Any discussion of Moscow's noir sources demands mention of a novel by the brothers Arkadi and Georgi Vainer, Era of Mercy, about the postwar (1945) struggle between the police and the "breeding dregs." Experienced operative Gleb Zheglov and frontline soldier Vladimir Sharapov, who is, unfortunately, a novice at investigations, face the sinister "Black Cat." The book was adapted into a famous television miniseries, The Meeting Place Cannot Be Changed, which many Muscovites know by heart.
The atmosphere closest to noir is found in works devoted to the Stalinist era, such as Vasily Aksyonov's Moscow Saga and Aleksandr Solzhenitsyn's First Circle: the patrol wagons that spirit "enemies of the people" off into the night, never to return home, for they will be shot without trial or investigation; the torture chambers; the betrayals; the fear; the suicides; and the "House on the Embankment" as an icon of Stalinist noir. Inevitably, our anthology is haunted by this Stalinist ghost as well, in the stories of Sergei Kuznetsov and Dmitry Kosyrev (a.k.a. Master Chen).
True noir is not only contained within Moscow's central districts, replete with the atmosphere of multiple destructions and even more ghosts (Pure Ponds and Zamoskvorechye, the settings for the stories by Vladimir Tuchkov and Gleb Shulpyakov), but also the residential neighborhoods where, despite the dream of broad streets, bright-colored buildings, and ample green space, poverty still reigns and the typical apartments with their cheerless electric light and thin walls never let their inhabitants forget for a minute that there is no exit. This is Perovo in Maxim Maximov's story, and Andrei Khusnutdinov's Babushinskaya, where Paul Khlebnikov, editor in chief of the Russian Forbes, met his death. In the forested areas at the city's edge maniacs are at work, but in the largest of them, Elk Island National Park, there is a piece of land one kilometer square that, due to a strange combination of circumstances, is not protected by a single police unit. This is where thugs go to settle scores, this is where they bring their dead bodies, and this is where the dramatic events in Alexander Anuchkin's story "Field of a Thousand Corpses" unfold. Naturally, noir is train stations too, where people congregate after they have lost hope, where it's easy to be completely anonymous and get lost in the crowd; train stations play leading roles in the stories by Anna Starobinets and Alexei Evdokimov. Actually, almost any place in Moscow longs to be the setting for a story of crime and violence.
This anthology is an attempt to turn the tourist Moscow of gingerbread and woodcuts, of glitz and big money, inside out; an attempt to reveal its fetid womb and make sense of the desolation that still reigns.
Natalia Smirnova & Julia Goumen St. Petersburg, Russia March 2010
Excerpted from Moscow Noir Copyright © 2010 by Akashic Books. Excerpted by permission.
All rights reserved. No part of this excerpt may be reproduced or reprinted without permission in writing from the publisher.
Excerpts are provided by Dial-A-Book Inc. solely for the personal use of visitors to this web site.
Posted June 28, 2010
Note: this is not published by the Moscow Chamber of Commerce or Tourist Board. This is not an exploration of Russian history or a guide to the city. It is noir. I state this because while it may be obvious to others, I kept catching myself thinking "this is so stereotypical of Russia...surely not everyone is this bad!" Oh, back to "noir". I needed to remind myself of that definition throughout: "crime fiction featuring hard-boiled cynical characters and bleak sleazy settings." Once I was clear on that, it was easy to understand.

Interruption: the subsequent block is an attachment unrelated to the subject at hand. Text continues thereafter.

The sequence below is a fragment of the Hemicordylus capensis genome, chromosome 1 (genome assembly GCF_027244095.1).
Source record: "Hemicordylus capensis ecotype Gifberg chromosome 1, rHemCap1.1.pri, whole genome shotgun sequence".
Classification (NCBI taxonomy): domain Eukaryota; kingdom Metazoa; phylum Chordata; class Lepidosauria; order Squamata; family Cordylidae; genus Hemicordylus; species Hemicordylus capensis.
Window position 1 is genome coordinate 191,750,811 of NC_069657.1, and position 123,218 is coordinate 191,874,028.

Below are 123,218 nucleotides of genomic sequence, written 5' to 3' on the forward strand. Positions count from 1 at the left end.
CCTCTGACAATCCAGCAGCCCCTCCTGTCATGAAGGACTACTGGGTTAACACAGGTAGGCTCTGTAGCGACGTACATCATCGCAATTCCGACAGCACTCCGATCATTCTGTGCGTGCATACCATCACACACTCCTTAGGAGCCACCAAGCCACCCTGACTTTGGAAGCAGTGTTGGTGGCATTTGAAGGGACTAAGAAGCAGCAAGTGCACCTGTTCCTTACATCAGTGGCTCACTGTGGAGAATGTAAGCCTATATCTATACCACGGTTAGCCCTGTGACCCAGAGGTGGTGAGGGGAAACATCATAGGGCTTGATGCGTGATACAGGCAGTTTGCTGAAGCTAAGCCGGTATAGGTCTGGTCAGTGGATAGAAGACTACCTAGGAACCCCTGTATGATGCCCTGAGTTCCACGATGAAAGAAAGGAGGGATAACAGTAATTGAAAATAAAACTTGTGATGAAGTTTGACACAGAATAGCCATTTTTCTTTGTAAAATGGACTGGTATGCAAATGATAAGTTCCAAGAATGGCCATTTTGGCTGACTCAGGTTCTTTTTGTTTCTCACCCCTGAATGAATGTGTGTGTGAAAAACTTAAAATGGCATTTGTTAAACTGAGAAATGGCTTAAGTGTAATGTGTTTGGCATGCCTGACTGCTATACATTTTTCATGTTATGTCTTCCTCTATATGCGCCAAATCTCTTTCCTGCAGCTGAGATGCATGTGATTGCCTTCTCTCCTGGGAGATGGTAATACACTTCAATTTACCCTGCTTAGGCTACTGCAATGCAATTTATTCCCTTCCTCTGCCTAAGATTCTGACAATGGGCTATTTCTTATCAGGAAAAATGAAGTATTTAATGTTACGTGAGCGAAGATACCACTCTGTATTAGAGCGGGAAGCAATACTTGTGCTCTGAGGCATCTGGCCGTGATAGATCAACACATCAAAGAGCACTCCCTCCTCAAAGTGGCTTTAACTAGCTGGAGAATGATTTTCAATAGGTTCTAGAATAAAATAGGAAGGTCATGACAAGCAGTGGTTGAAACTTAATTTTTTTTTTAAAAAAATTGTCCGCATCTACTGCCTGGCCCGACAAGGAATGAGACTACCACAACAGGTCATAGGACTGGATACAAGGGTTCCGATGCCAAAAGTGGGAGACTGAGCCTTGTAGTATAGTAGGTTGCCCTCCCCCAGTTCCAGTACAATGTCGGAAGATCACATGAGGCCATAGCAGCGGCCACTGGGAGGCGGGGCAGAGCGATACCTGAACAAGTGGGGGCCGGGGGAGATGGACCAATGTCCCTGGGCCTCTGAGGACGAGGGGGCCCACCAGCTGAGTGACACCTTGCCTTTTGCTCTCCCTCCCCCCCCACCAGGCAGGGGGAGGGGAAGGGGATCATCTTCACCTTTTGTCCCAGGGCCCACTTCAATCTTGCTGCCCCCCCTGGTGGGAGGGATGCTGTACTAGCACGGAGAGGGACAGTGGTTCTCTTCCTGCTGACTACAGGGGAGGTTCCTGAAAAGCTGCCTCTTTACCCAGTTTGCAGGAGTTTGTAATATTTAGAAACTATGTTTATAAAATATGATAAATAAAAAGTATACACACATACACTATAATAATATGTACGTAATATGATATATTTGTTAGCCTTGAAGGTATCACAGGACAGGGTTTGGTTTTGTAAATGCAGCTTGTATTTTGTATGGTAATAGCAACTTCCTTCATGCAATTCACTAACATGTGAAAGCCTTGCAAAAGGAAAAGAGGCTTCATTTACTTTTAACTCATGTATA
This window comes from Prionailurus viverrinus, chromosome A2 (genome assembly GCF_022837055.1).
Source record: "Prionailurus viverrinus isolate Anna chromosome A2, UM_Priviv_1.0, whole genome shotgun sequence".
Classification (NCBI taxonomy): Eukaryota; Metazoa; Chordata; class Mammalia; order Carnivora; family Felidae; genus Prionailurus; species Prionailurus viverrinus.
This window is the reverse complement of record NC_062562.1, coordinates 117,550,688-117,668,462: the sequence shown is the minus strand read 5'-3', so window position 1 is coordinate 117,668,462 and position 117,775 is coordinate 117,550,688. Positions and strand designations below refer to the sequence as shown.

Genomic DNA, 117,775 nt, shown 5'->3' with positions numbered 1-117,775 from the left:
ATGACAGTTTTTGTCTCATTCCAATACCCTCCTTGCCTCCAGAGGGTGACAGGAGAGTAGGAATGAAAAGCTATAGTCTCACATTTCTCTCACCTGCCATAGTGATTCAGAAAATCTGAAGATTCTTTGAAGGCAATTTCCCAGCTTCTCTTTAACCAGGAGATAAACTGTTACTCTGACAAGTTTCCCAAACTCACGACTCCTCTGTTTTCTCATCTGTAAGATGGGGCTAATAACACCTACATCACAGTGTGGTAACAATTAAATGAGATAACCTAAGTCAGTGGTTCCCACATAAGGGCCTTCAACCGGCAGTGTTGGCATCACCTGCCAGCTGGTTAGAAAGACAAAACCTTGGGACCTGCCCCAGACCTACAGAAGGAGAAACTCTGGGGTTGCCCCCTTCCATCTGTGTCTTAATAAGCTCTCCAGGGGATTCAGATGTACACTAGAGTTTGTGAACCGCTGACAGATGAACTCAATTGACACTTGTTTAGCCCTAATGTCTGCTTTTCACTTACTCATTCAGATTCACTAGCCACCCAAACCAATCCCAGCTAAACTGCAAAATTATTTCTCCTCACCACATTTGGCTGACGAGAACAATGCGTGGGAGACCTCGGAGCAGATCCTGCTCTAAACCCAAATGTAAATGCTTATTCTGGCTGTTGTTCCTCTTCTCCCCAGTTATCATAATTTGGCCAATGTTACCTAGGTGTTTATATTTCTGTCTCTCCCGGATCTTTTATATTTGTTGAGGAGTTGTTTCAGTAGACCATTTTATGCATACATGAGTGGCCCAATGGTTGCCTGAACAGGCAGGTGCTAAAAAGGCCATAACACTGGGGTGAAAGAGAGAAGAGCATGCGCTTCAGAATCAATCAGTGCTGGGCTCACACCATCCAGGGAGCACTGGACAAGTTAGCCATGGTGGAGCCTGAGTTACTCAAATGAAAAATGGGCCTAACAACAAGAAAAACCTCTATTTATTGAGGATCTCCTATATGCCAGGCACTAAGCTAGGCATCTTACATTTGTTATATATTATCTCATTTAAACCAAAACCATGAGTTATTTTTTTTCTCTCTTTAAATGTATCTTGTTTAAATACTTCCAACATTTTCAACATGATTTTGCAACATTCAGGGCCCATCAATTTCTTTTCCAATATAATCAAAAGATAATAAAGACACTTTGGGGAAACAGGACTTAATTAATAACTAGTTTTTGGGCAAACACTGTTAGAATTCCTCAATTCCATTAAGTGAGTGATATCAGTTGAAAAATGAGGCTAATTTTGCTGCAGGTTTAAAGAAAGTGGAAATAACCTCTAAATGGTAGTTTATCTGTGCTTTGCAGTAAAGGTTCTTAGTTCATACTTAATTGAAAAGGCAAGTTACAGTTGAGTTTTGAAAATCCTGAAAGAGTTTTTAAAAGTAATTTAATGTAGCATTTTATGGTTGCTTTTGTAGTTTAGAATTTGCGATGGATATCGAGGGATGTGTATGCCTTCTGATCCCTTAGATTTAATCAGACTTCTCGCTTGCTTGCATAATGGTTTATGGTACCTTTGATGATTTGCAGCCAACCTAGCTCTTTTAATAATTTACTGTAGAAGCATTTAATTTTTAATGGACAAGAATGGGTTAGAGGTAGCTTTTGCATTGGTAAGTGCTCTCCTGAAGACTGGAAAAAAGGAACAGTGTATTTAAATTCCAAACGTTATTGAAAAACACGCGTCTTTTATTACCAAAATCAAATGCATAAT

This collection of short stories is random and the stories themselves are incredibly varied. However, a few things link most of them: distrust, despair, revenge, and rage. Physical similarities as well: snow, night, black sedans, drugs, alcohol, and leather jackets.
To say life is cheap in this style is redundant. The Soviet history created characters that are immune to feeling and social conventions. And if, without intending to, a character does show their softer side? It's guaranteed they aren't going to live long after. Death is everywhere, as are traitors. Many characters are cops. No one can be trusted because every underling knows their way to success means eliminating their superiors. Strangely, money is often in excess, yet having it doesn't buy anyone a way out of the mess.
Many of the stories take place at night, often in the snow. Train stations, deserted streets and subway tunnels are frequent settings, and most of the characters use drugs or alcohol to numb their emotions. The anger that should be directed at the failed institutions that created them is instead directed at their fellow man. The descriptions of the cold weather, the complicated facades of the empty churches standing guard, and the hard scrabble lifestyles are all detailed without slowing down the pace. The stories move along briskly.
The book is grouped into sections: Crime & Punishment, Dead Souls, Fathers & Sons, and War & Peace. I think my favorite was "Field of a Thousand Corpses" which illuminated the corruptness of the police and their inability to effectively handle the crimes they investigate in any sort of honest way. Yet there was a sort of tenderness in how one detective tries to train another and advise him on how to fit in.
A word about Akashic Books...they have a series of Noir titles, including Los Angeles, London, etc. All have a similar vein but illuminate a region in its own unique way. Their Los Angeles Noir was especially interesting for me, trying to guess the locations that are mentioned since I've been there often.
1 out of 1 people found this review helpful.Was this review helpful? Yes NoThank you for your feedback. Report this reviewThank you, this review has been flagged.